Use of Quotation Marks for Emphasis

by Bryan Lord

We all have seen what would seem to be out-of-place quotation marks around words on signs, flyers, menus, and the like. The intent of the punctuator is clearly to accentuate the word so adorned.

Many people laugh at these "emphasis quotes," because, when read in the ordinary way, they seem to indicate that the word in quotes is not to be taken literally. Just how old is that "fresh" fish, anyway? Is there some hidden cost in that "free" coffee? "Guaranteed," you say? Where's the fine print?

Others contend that these "emphasis quotes" are a fait accompli in English usage—their very abundance legitimizes them, and we should adjust our perceptions of quotation marks to include this function of providing emphasis.

It has been argued that there are already other ways, such as italics, to provide emphasis, but it is hard to refute the counter-argument that all punctuation marks serve more than one purpose, most, including quotation marks themselves, serving several. After all, italics can denote emphasis, but they are also used for foreign words.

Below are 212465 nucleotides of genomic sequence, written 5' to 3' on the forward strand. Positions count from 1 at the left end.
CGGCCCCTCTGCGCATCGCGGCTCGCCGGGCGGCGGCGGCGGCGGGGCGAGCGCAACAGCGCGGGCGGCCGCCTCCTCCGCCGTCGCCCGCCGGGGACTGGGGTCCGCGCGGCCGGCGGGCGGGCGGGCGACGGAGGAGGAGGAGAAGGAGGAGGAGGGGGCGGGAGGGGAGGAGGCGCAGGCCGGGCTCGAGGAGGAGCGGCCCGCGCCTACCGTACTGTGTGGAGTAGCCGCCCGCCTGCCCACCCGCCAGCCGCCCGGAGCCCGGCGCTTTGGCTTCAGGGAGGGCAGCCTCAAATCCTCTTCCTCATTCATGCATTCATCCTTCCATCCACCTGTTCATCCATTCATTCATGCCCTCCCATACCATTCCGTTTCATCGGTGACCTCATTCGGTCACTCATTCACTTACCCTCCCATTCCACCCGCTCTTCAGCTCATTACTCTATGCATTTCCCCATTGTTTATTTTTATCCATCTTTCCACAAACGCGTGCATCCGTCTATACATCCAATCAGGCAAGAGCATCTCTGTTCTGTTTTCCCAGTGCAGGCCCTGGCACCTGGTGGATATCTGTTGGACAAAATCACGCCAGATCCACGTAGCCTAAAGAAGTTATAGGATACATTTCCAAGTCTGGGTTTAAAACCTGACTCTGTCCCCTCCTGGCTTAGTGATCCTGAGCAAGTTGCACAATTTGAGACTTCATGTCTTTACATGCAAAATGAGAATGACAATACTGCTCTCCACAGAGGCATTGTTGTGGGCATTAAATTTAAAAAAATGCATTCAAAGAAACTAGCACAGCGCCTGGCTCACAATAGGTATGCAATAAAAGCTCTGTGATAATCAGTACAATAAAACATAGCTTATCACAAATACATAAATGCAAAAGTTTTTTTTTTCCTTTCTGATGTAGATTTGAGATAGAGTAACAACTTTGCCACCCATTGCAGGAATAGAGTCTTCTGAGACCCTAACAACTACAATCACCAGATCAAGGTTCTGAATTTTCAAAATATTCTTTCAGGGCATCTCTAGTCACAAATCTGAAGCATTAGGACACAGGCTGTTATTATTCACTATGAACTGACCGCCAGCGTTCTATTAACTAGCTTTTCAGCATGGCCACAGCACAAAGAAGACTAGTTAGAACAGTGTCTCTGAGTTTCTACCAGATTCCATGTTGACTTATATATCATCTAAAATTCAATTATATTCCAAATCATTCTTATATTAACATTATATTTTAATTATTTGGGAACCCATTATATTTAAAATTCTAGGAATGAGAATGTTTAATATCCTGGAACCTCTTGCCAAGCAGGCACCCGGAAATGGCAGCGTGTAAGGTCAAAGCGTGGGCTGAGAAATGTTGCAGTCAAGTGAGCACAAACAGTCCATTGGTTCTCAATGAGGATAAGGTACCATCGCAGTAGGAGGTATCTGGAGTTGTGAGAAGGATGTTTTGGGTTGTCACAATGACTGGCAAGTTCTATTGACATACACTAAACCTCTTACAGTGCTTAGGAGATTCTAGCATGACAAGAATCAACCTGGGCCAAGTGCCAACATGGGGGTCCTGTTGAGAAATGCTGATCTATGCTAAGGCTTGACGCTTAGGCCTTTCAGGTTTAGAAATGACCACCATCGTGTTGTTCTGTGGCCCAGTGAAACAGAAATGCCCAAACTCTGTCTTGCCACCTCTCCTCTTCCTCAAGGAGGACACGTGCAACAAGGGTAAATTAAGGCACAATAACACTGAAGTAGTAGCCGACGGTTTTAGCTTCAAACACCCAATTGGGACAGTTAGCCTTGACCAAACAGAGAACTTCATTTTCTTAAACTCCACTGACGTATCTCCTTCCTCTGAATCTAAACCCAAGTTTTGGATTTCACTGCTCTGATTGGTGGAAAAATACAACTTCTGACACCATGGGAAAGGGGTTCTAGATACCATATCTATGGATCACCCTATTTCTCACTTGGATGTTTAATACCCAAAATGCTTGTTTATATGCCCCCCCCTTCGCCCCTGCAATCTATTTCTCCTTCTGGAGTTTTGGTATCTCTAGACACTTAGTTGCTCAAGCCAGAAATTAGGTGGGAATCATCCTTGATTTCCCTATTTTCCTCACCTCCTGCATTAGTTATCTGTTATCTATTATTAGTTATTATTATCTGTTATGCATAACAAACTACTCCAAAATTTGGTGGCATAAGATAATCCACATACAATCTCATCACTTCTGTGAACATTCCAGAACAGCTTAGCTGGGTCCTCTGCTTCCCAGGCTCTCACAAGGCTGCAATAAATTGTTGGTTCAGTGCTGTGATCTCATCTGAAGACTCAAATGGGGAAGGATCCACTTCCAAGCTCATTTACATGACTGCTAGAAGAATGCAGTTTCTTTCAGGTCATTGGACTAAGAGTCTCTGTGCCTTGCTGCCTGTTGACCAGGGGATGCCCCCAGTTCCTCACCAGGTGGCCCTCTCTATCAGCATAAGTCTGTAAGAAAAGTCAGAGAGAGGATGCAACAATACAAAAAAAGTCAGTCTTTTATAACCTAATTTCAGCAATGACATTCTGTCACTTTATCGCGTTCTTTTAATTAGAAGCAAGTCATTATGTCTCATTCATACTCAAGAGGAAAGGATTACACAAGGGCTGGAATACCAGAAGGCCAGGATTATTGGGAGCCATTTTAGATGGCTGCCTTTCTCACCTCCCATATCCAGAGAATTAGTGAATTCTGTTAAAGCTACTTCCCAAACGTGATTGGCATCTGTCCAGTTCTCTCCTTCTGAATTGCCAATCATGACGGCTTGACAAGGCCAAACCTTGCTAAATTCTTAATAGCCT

Even those who support the acceptance of "emphasis quotes" will admit that they can produce ambiguity (Are there any "ladies" in the house?), but they see this as no obstacle to acceptance, since so many other ambiguities exist in English, ambiguities that we cope with better than we presently do this one because we are used to them. Others resist introducing a new, rich source of ambiguity.

The middle position seems to be that in some situations, especially where the writer or compositor has no other device available to denote emphasis, such as in making up a letterboard sign, scoffing is too strong a reaction to "emphasis quotes," and to read these quotation marks in a way other than that obviously intended by the writer shows inflexibility on the part of the reader.